The Samana Peninsula offers visitors a myriad of caves to explore. Located in
the far northeast of the country, Samana is a beautiful and small-scale tourist
area known for its sleepy fishing villages, long expanses of sand, and its
world-class whale watching. Los Haitises National Park, across the bay from the
peninsula, is the second most visited park on the island. Almost impenetrable,
the park is covered with tropical rain forest and is home to over 112 bird
species and nearly 100 plant species. Three caves in the park contain
pre-Columbian drawings. The most stunning of these is the San Gabriel cave
because of the stalactites and stalagmites there. The caves here are said to
have provided a hideout for some of the most notorious pirates of the Caribbean,
such as Jack Banister and John Rackham.
The Linea cave, also in Los Haitises Park, houses the remains of an old,
abandoned railway, built over fifty years ago to transport sugar cane to the
port. Entrance to the park is RD $50, or around US$2.50. Elaborate, offshore
underwater caves offer divers and snorkellers intriguing places to explore and
are home to a wide variety of fish species.
Cuevas Dudu near Cabarete (between Cabrera and Rio San Juan) is another
underwater cave system that can be visited on diving excursions.
About 1km west of the beach town of Cabarete, and a 1km walk from the main road,
are the caves that form part of the Natural Monument Cabarete and Goleta Lagoons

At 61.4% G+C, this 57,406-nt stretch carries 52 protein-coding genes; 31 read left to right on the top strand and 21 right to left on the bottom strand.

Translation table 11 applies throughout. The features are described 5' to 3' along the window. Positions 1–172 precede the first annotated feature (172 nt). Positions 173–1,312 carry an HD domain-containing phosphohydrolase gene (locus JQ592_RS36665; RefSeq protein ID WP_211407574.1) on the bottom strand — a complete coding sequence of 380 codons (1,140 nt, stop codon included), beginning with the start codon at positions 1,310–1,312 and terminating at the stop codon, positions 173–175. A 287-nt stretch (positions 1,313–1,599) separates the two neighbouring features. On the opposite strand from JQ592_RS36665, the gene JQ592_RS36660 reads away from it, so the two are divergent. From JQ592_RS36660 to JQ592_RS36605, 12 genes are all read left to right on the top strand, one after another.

(also known as El Choco National Park). Access is through a lush tropical
jungle, up man-made steps, and then down through a passage to a natural Jacuzzi,
a crystal clear pond in the middle of the earth. The caves in this area are the
result of geological formations where sinkholes, disappearing streams, and
underground caverns, often filled with water, are found beneath relatively flat
landscapes. There are several caves in the area, some accessible with a one to
three hour hike. Horse ranches take visitors on tours into the park to observe
the numerous edible tropical fruit plants and the vast variety of birds.
Although you can explore the many caves in the Dominican Republic on your own,
taking a tour allows you to learn about what you are seeing and also gives you
access to caves you might not find on your own. Caving tours vary as to skill
and interest level. Active tours combine repelling, hiking, and horseback riding
to remote caves with sightseeing. Other tours concentrate on the history and
culture of the Taino tribes and include an archeologist on the tour. Watersports
lovers can take an underwater caving tour and snorkel, swim, or scuba amidst
underground caves. Interested in helping to preserve the caves and cave art of
the Dominican Republic? Several companies offer organized archeological study
tours where you stay in the DR for several weeks and actually assist in the
The Dominican Republic offers visitors history in a beautiful, lush,
sub-tropical setting. Make sure you explore some of the fascinating caves here.
They’re not commercial. They’re just rugged, interesting, and fun.